Based on recent findings from clinical trials, a consensus has been established that the treatment of neurodegenerative dementia should be started earlier from the asymptomatic, prodromal stages, which are before neurons die. This means that prevention is important for the treatment of these diseases. Here, we propose five requirements of preventive medicines for neurodegenerative dementia. First, preventive medicines must be extremely safe. In prevention, drug treatment is started from the middle to old ages and lasts throughout the lifetime. Notably, several anti-Aβ vaccines and antibodies have been terminated due to their adverse events despite their success at removing senile plaques (Nicoll et al., 2019; Avgerinos et al., 2021). Second, their cost should be reasonable. Particularly in emerging countries, growing medical expenses due to increasingly aging populations are a serious problem. Third, they should be easily administered so that patients can take the drug by themselves at home without the help of medical professionals. Because preventive medicines are to be used repeatedly for many years, they should be provided in a form suitable for self-medication. Fourth, they should have a broad spectrum against amyloidogenic protein oligomers, because we cannot predict which neurodegenerative diseases we will suffer from in the future. Therefore, the drugs should act on not only Aβ but also tau and α-synuclein. Fifth, they must enter the brain and cells efficiently. Tau and α-synuclein, and in some cases Aβ, accumulate within neurons and/or glial cells to form toxic oligomers. Efficient brain and cell entry will provide sufficient clinical effects at low dose, low risk, and low cost of the drug.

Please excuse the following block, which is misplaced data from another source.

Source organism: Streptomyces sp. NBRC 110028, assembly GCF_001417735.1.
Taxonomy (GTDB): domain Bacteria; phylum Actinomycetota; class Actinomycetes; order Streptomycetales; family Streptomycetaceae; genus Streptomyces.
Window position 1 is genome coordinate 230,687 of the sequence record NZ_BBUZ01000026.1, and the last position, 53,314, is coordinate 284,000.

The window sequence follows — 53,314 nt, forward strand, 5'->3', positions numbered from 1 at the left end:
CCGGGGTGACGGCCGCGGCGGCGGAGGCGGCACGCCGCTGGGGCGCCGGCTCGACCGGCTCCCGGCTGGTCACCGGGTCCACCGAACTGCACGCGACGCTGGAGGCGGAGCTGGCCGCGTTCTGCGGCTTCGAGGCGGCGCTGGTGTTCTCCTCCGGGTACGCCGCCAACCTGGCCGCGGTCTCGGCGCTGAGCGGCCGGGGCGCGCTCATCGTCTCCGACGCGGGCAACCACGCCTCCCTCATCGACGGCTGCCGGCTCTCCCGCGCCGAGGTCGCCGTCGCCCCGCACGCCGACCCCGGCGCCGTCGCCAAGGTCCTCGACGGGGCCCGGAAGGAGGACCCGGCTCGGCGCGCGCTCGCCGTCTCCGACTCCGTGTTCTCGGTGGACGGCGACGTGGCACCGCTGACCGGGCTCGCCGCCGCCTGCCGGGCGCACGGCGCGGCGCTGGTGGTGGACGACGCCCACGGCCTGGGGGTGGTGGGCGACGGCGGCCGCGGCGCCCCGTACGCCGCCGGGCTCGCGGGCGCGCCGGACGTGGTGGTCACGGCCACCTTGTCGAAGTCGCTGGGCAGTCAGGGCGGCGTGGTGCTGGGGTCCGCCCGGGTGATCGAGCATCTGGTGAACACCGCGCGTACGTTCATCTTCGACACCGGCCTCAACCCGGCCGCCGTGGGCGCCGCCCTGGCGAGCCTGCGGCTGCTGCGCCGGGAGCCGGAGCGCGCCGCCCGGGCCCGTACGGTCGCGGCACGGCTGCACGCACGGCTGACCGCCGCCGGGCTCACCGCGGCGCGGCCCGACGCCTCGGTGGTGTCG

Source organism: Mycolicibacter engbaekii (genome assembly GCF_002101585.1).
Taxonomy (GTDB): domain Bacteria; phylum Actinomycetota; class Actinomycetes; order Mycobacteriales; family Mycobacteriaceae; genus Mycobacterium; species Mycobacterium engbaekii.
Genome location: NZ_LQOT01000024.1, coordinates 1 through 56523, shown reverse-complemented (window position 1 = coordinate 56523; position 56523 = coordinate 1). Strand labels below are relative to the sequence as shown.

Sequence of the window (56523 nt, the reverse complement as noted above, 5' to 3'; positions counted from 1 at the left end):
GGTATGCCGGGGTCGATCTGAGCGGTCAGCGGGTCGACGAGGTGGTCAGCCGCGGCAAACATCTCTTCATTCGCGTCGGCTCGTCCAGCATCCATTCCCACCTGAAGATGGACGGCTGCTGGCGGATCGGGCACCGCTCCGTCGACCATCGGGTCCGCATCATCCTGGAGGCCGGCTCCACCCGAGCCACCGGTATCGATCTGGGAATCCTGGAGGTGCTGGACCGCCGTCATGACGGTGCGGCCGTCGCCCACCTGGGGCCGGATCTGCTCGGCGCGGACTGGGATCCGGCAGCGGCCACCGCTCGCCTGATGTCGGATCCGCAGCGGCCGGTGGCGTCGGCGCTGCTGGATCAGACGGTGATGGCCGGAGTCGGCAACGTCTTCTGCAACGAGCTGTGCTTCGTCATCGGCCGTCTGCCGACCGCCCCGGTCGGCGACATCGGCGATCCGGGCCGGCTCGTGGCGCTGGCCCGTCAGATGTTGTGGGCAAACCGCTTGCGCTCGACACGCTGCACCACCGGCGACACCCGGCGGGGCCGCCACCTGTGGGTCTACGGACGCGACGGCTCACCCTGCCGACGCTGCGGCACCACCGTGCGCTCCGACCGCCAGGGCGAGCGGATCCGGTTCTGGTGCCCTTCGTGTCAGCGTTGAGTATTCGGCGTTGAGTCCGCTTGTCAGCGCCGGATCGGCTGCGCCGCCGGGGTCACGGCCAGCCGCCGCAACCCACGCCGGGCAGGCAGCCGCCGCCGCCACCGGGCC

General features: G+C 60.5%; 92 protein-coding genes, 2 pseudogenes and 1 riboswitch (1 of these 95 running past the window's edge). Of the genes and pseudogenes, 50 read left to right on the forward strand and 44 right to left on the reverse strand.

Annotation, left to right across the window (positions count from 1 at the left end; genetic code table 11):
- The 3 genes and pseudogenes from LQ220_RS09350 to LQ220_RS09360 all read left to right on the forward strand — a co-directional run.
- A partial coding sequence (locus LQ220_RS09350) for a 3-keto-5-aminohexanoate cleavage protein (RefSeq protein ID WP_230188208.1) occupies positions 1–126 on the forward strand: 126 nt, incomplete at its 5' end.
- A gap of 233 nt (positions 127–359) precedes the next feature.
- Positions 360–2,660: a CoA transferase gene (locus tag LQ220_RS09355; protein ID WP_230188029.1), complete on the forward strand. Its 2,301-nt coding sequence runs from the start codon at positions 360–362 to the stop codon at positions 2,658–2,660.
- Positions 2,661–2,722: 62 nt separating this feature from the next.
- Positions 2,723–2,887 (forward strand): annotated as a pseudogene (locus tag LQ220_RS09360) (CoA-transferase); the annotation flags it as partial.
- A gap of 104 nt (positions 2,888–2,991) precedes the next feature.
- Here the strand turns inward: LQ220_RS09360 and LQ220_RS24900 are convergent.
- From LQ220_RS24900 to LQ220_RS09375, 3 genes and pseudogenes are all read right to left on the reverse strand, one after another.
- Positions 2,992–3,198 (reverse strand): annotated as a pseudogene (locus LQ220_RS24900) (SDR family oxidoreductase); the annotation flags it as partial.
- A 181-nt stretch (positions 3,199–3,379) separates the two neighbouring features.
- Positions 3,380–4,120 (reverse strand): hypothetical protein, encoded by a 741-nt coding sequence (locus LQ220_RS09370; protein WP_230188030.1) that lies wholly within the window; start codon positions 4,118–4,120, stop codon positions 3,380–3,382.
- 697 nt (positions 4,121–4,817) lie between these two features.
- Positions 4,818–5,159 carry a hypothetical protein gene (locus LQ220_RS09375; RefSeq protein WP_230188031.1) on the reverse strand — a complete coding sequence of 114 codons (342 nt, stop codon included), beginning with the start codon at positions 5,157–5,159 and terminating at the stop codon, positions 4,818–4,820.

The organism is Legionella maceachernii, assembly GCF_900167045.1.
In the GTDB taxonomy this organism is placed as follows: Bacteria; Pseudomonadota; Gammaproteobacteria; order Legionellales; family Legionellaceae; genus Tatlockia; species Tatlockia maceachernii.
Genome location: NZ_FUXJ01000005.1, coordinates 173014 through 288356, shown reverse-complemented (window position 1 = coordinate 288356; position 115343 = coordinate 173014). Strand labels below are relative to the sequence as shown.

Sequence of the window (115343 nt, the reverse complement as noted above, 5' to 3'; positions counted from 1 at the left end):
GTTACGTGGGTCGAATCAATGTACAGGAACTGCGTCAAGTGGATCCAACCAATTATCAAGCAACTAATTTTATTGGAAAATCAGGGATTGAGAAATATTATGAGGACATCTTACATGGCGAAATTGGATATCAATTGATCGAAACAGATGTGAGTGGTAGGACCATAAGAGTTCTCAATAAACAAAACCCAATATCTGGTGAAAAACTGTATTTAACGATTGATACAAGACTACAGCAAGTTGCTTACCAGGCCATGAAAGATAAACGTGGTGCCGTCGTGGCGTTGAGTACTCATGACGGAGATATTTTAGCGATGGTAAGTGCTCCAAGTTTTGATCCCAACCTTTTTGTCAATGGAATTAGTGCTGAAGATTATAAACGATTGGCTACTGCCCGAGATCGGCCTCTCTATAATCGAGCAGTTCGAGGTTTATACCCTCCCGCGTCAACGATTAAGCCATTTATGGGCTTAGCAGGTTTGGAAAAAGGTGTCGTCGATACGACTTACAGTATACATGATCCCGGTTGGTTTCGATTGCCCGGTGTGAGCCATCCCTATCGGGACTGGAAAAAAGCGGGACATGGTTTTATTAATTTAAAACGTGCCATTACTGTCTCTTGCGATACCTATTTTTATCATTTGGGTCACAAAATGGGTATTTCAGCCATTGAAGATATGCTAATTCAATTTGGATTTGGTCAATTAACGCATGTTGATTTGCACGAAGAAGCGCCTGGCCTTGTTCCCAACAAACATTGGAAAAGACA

To fulfill these requirements, in the present study, we combined two neuroprotective compounds, rifampicin and resveratrol, and chose the nose-to-brain route for their administration. Both drugs have been shown to have antioxidant, anti-inflammatory, and anti-amyloidogenic actions (Tomiyama et al., 1996; Bi et al., 2011; Umeda et al., 2016; Ashrafizadeh et al., 2020; Meng et al., 2020; Rahman et al., 2020), but several problems have been observed when either is used alone. The intranasal combination of the two drugs can overcome these problems and even shows several advantages over single-drug treatment. First, regarding safety, rifampicin is an antibiotic whose adverse effects are well recognized. It occasionally induces hepatic injury and drug-drug interaction by inducing CYP3A4 enzyme and P-glycoprotein (Kim et al., 2008; Tan et al., 2016). Resveratrol can antagonize these rifampicin actions by inhibiting the expression of CYP3A4 and P-glycoprotein (Deng et al., 2014; El-Readi et al., 2019). Resveratrol itself is very safe and widely used as a dietary supplement. Second, regarding cost, rifampicin is now an inexpensive generic drug, and resveratrol is also cheap. Thus, the combinatorial medicine could be provided at low cost. Third, regarding the administration, oral administration is the easiest option. However, oral rifampicin can cause adverse events, and oral resveratrol is easily metabolized into inactive forms (Cottart et al., 2014). Nasal sprays also allow patients to easily and non-invasively take these drugs. Fourth, regarding the spectrum, we previously demonstrated that rifampicin shows a wide range of anti-oligomer activity and improved cognition of mouse models of AD, FTD, and DLB (Umeda et al., 2016, 2021). In the present study, the combination of rifampicin and resveratrol also rescued cognition and oligomer-related pathologies in these mouse models. Fifth and last, regarding bioavailability in the brain, we showed that the intranasal administration of rifampicin enhanced its brain delivery (Umeda et al., 2018). Furthermore, the intracellular accumulation of tau and α-synuclein oligomers, as well as Aβ oligomers in APPOSK mice, were cleared by the intranasal administration of rifampicin, resveratrol, and their combination. These results suggest that intranasal rifampicin and resveratrol can penetrate the brain and cells.